Twitter released its first Twitter Transparency Report on Monday. The report's close proximity to Independence Day in the United States is no coincidence, as Twitter cited the necessary reminder that governments should be held accountable, "especially on behalf of those who may not have a chance to do so themselves."
The transparency report, announced on Twitter's official blog, was inspired by those published by Google, and Twitter's version focuses on three categories of requests: government requests for information on users, government requests to withhold content, and DMCA takedown notices from copyright holders.
While Twitter explicitly stated that the data in the report is not 100% accurate, the data sheds revealing light on the global trends for removal and information requests. The company received more government requests from January 1, 2012 through June 30, 2012 (the span of this first report) than in the entirety of 2011. According to the report data, Twitter did not comply with any removal requests from governments. However, 63% of user information requests from governments were complied with, with the United States leading the number of requests at 679.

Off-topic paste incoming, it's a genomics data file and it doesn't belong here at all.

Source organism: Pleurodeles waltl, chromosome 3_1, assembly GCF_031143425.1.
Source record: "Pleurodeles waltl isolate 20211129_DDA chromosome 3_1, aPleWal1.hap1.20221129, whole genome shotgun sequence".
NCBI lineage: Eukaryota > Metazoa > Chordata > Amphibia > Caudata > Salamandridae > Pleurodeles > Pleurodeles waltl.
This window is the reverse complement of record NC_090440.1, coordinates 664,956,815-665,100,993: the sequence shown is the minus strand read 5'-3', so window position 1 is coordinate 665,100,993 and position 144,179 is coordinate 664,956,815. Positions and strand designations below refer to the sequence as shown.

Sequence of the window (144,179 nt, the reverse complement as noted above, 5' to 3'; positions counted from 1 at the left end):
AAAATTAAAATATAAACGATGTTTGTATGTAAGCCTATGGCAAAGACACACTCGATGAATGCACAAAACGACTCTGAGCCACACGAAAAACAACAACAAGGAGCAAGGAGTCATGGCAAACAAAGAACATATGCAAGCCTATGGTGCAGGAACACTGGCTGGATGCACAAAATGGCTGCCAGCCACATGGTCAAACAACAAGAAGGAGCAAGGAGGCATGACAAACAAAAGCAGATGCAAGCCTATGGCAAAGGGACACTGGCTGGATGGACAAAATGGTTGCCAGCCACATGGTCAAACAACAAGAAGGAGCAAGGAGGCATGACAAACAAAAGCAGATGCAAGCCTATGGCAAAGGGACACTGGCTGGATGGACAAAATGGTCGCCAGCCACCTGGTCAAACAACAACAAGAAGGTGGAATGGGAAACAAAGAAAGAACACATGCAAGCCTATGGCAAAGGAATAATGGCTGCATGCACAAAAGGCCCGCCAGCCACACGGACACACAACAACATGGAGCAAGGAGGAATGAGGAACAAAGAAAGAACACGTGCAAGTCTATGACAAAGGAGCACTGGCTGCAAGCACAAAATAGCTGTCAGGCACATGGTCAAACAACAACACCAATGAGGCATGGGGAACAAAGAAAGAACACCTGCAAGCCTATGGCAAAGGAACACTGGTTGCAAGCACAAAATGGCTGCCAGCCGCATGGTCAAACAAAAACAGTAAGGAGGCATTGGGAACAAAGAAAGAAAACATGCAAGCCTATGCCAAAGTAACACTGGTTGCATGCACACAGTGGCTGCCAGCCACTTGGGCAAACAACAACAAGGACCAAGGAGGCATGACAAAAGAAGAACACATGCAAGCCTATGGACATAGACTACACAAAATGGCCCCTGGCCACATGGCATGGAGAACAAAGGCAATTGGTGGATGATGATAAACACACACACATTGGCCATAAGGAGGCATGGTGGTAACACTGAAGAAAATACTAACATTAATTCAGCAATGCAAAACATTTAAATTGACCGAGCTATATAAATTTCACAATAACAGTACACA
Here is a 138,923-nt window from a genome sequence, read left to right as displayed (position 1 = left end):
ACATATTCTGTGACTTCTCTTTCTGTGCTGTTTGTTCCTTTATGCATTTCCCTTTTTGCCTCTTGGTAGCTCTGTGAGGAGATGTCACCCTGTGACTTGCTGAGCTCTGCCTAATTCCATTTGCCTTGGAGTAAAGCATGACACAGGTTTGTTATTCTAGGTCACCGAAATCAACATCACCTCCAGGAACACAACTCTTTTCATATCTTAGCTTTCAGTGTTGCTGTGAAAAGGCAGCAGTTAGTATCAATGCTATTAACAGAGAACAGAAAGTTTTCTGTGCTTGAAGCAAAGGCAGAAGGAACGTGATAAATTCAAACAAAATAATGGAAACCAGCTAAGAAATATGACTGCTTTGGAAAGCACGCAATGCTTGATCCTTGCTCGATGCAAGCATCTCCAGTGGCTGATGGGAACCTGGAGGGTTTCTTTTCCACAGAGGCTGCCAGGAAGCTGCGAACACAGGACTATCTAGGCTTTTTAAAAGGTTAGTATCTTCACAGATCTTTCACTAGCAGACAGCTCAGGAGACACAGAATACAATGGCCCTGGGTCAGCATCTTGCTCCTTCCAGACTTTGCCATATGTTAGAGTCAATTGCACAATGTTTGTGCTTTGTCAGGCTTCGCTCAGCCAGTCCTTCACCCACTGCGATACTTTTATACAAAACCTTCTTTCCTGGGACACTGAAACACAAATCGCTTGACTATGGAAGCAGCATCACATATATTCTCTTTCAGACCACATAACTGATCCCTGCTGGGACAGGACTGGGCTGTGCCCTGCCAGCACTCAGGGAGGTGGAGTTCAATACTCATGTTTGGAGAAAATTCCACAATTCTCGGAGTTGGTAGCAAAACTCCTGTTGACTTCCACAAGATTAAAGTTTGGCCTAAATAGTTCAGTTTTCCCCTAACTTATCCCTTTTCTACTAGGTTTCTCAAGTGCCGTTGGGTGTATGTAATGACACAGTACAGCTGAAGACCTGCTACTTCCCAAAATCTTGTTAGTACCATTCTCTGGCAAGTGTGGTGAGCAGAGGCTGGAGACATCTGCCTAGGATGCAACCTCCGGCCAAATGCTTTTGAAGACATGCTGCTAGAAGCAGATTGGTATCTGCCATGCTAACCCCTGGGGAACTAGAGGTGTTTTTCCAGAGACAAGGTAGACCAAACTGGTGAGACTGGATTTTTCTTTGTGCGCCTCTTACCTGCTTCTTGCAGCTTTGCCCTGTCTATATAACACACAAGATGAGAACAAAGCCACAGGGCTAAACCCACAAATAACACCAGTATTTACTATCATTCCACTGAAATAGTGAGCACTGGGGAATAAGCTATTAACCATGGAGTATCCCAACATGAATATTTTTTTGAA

Another observation is that, at least for now, copyright takedown notices far exceed user information requests and content removal requests from government entities.
Twitter's transparency reports will be updated twice per year.
Source: Twitter Transparency Report
Image Credit: Twitter Transparency Report